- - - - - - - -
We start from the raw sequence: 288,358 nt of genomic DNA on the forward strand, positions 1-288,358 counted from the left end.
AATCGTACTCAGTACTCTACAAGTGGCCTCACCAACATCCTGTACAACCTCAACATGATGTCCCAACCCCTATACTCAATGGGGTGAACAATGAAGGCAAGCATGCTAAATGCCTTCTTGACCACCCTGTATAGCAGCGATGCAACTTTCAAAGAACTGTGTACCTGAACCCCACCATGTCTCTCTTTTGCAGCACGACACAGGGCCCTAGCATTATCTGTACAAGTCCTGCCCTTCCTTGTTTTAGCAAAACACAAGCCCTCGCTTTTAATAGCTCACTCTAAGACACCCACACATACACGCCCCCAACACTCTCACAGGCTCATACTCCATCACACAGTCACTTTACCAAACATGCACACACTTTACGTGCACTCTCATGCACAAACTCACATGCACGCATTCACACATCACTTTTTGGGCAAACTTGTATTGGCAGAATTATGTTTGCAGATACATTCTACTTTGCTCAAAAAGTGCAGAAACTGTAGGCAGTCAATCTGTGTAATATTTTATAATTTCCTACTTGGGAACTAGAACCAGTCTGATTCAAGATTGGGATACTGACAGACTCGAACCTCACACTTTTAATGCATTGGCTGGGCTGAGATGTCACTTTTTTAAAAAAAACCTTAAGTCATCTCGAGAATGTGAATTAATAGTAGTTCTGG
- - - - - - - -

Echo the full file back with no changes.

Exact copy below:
We start from the raw sequence: 288,358 nt of genomic DNA on the forward strand, positions 1-288,358 counted from the left end.
AATCGTACTCAGTACTCTACAAGTGGCCTCACCAACATCCTGTACAACCTCAACATGATGTCCCAACCCCTATACTCAATGGGGTGAACAATGAAGGCAAGCATGCTAAATGCCTTCTTGACCACCCTGTATAGCAGCGATGCAACTTTCAAAGAACTGTGTACCTGAACCCCACCATGTCTCTCTTTTGCAGCACGACACAGGGCCCTAGCATTATCTGTACAAGTCCTGCCCTTCCTTGTTTTAGCAAAACACAAGCCCTCGCTTTTAATAGCTCACTCTAAGACACCCACACATACACGCCCCCAACACTCTCACAGGCTCATACTCCATCACACAGTCACTTTACCAAACATGCACACACTTTACGTGCACTCTCATGCACAAACTCACATGCACGCATTCACACATCACTTTTTGGGCAAACTTGTATTGGCAGAATTATGTTTGCAGATACATTCTACTTTGCTCAAAAAGTGCAGAAACTGTAGGCAGTCAATCTGTGTAATATTTTATAATTTCCTACTTGGGAACTAGAACCAGTCTGATTCAAGATTGGGATACTGACAGACTCGAACCTCACACTTTTAATGCATTGGCTGGGCTGAGATGTCACTTTTTTAAAAAAAACCTTAAGTCATCTCGAGAATGTGAATTAATAGTAGTTCTGG